I appreciate your thinking outside of the box about the issue, but theres a reason why barely anyone successfully resolves their quarterback problems through free agency, other than if it s Tom Brady. Which, hey, might happen next year with a guy like Aaron Rodgers. But, most of the time, teams dont let good quarterbacks go, which is why you end up with a free-agent quarterback class that includes guys like Ben Roethlisberger, Taysom Hill, Ryan Fitzpatrick, Andy Dalton, Nick Foles, Tyrod Taylor, Jameis Winston, Jacoby Brissett, Marcus Mariota, Joe Flacco, Mitchell Trubisky, and you get the point.
There may be minor updates, but none of those guys are the long-term answer for a rebuild like this. And lets not forget that the Lions already paid Goff for 2022 when they restructured his contract after the trade. They converted $20 million of Goffs $25.65 million base salary for this season into a signing bonus, which freed up $15 million in immediate cap space but left them with 'a cap hit of $15 millions if they want to move on from GOff after the season.
Jared Goff will likely be on the team next year, at a cap hit of $31.15 million, making it extremely difficult to spend more money at the quarterback position. Any meaningful, long-term addition would have to be made in the draft, as it does for most teams at that position -- but that brings us back to the initial problem, which appears to have been a weak quarterback class.
Quite a nice spot to be. Makes me wonder if that played a factor in the 49ers' decision to pay extra for Trey Lance. Because now they have their quarterback, while Detroit took a pass and now finds itself in tense situations at the games most crucial position.
Q It seems like the Rams trade was one sided and the addition of Goff and/or reorganization of him killed the rebuilding before it even began. How are those 2 late 1sts going to turn things around? -- @szn_lions
A: Lets get one thing straight. Matthew Stafford is a good quarterback, and Jared Goff hasnt been able to play quarterback for ten years. This was always apparent, which is why the Rams traded Goff and three draft picks for Stafford. Nobody gives away their quarterback and three picks -- including two first-rounders! -- to acquire a quarterback who is worse. Period.
So the Lions' quarterback talent has deteriorated in the short term, but I still like the trade for them because of those draft picks. Taylor Decker, Frank Ragnow, T.J. Hockenson, and Penei Sewell are all playing well (injuries notwithstanding), and the Lions will get two more players like that next year, then two additional the year after that. They should be better in 2022, and they should also be a lot better by 2023. You know, just think about what this team might look like with four more Ragnows or Sewells/Hockensons on the roster?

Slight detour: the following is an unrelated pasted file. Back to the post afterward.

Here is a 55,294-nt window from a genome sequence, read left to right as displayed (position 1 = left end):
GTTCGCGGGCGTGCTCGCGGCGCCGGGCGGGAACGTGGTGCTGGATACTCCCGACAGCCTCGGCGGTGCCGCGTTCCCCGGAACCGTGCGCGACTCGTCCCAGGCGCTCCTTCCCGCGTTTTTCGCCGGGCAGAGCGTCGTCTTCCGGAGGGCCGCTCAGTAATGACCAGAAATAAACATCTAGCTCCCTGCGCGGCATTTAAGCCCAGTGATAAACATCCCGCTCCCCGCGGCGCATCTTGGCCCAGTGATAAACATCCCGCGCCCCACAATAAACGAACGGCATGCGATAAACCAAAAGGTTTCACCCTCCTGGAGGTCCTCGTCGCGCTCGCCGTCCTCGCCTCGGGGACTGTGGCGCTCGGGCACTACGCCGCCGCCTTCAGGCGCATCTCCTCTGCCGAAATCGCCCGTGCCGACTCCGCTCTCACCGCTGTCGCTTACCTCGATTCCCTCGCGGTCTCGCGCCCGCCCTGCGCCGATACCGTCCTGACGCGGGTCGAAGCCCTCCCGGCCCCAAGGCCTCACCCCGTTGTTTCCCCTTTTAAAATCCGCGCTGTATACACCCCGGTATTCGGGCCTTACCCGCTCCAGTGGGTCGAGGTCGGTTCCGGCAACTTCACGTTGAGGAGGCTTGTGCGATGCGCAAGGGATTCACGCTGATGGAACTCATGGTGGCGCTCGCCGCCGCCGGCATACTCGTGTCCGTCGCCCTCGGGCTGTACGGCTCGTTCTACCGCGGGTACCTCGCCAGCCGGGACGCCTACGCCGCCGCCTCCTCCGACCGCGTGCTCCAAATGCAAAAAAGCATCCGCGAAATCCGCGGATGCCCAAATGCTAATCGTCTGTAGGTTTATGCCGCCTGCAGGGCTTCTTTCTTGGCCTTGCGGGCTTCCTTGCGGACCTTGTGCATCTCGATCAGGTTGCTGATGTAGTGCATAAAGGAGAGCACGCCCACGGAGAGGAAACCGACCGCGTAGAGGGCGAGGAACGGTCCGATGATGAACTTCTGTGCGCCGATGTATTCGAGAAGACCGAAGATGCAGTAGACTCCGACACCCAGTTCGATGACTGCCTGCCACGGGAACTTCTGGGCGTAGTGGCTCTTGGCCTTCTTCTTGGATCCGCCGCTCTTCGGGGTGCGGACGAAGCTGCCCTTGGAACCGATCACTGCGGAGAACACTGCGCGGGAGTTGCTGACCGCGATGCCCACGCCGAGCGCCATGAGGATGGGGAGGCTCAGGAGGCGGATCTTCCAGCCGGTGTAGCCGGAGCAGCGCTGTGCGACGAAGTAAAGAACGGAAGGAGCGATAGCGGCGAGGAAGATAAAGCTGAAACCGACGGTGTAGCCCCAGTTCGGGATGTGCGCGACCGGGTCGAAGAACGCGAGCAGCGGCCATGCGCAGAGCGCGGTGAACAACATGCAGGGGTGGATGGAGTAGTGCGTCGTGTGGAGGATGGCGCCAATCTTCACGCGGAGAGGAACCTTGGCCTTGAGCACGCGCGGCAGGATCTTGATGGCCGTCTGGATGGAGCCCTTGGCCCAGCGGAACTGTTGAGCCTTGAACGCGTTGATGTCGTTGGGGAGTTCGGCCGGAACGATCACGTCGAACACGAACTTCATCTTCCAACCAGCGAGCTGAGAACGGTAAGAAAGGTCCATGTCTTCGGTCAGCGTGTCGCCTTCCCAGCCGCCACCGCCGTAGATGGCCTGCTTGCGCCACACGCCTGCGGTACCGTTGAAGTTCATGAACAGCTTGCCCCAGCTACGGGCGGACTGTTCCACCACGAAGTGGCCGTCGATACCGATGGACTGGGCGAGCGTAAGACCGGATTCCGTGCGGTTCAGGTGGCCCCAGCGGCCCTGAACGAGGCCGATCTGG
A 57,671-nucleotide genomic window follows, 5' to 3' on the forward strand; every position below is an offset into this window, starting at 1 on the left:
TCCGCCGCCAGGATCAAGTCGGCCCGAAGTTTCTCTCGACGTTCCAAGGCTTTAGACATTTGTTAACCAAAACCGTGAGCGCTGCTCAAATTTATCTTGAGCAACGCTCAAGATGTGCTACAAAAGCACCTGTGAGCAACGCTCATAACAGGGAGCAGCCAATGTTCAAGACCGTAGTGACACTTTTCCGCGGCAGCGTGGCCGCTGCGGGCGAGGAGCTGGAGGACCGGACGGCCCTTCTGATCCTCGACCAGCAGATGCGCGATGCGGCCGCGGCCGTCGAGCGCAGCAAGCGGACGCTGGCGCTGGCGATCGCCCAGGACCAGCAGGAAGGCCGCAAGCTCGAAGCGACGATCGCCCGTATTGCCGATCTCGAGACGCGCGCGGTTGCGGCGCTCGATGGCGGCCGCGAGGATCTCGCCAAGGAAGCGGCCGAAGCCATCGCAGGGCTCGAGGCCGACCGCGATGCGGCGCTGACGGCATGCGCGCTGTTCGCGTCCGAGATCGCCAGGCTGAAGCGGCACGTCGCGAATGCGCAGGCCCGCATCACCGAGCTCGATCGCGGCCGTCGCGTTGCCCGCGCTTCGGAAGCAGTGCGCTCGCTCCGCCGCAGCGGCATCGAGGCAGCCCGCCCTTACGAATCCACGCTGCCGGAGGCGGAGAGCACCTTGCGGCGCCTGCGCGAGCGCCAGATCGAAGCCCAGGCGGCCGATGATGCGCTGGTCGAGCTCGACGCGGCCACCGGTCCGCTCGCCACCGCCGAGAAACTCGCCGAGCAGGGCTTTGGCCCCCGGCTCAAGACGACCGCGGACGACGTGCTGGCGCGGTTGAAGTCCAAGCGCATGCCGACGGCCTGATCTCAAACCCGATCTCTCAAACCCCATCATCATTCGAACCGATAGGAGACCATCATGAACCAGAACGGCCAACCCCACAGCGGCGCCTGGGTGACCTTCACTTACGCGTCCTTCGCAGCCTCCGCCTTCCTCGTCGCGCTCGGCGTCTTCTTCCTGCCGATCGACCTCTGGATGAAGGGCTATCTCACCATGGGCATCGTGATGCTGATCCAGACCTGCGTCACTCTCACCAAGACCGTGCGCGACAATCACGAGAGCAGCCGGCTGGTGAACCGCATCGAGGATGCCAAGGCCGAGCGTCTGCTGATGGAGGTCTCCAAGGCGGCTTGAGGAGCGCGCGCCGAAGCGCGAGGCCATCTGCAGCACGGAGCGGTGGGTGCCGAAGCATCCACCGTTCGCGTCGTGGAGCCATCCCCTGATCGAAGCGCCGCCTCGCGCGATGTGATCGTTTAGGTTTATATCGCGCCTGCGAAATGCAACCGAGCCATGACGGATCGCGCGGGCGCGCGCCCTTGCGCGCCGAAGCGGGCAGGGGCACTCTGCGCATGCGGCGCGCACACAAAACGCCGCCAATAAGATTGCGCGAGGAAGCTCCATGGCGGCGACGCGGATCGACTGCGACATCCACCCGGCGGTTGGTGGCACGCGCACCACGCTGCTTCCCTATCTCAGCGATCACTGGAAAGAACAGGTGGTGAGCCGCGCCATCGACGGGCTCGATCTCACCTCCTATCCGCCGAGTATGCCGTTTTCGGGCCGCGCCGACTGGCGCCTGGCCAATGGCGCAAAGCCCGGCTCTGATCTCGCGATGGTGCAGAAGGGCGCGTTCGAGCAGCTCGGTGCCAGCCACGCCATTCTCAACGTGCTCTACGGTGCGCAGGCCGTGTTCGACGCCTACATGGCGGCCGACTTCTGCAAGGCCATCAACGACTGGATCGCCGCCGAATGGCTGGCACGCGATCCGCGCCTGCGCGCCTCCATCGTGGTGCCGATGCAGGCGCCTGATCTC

Of course, none of that matters without a solution at the quarterback position, which, well, yes.
QUALITY As a sports media professional and as close to the issue as possible, what are your thoughts on the National Medias treatment of almost everything Dan Campbell says or does? -- @md_ratliff -- The Lions fans are going through it as is, don't want our HC trashed for being...honest. -- --
A: I assume that this is in reference to Cris Carter. For those who missed it (I envy you), the Hall of Fame receiver said, amongst other stupid things: You cant go to a press conference and just speak off the cuff. No, that is not a professional head coach. Now youve got me confused as a player. Make up your mind. Last week, you were crying? And this time, youre critical of the franchise's most valuable player? Jared Goff needs a hug right now, and he needs it from dozens of people around the NFL, they may not admit it, but if s/he's feeling the urge, i'll tell you.
When was the last coach weve ever seen sit at that podium and criticize a player? Its been a long time, because the coach of all 32 teams is telling them, Hey, Kay, Ill never talk about you to the media. Ill never say anything that I didnt go over with you. That right there, thats an amateur coach not supporting his quarterback and not backing his team, because he did something that youre never supposed to do.
So many terrible takes are packed into such a small space. Cris, Im impressed. Just a couple of quick points.
1) Its OK to cry one week and be critical the next. There are no guidelines for when coaches are allowed to display different types of emotions.